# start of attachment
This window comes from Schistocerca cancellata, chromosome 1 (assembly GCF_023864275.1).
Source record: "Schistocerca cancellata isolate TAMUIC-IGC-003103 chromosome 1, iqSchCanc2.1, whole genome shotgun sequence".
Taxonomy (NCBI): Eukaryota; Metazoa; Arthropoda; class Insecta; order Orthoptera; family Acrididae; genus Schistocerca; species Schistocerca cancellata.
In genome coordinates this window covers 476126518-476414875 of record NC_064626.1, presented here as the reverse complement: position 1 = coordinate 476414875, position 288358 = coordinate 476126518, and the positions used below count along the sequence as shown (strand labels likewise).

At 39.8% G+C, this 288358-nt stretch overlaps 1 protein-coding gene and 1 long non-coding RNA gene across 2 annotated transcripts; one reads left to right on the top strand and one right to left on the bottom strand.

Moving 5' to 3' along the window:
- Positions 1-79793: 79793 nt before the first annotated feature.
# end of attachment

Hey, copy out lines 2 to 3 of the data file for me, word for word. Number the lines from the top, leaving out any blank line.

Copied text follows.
Source record: "Schistocerca cancellata isolate TAMUIC-IGC-003103 chromosome 1, iqSchCanc2.1, whole genome shotgun sequence".
Taxonomy (NCBI): Eukaryota; Metazoa; Arthropoda; class Insecta; order Orthoptera; family Acrididae; genus Schistocerca; species Schistocerca cancellata.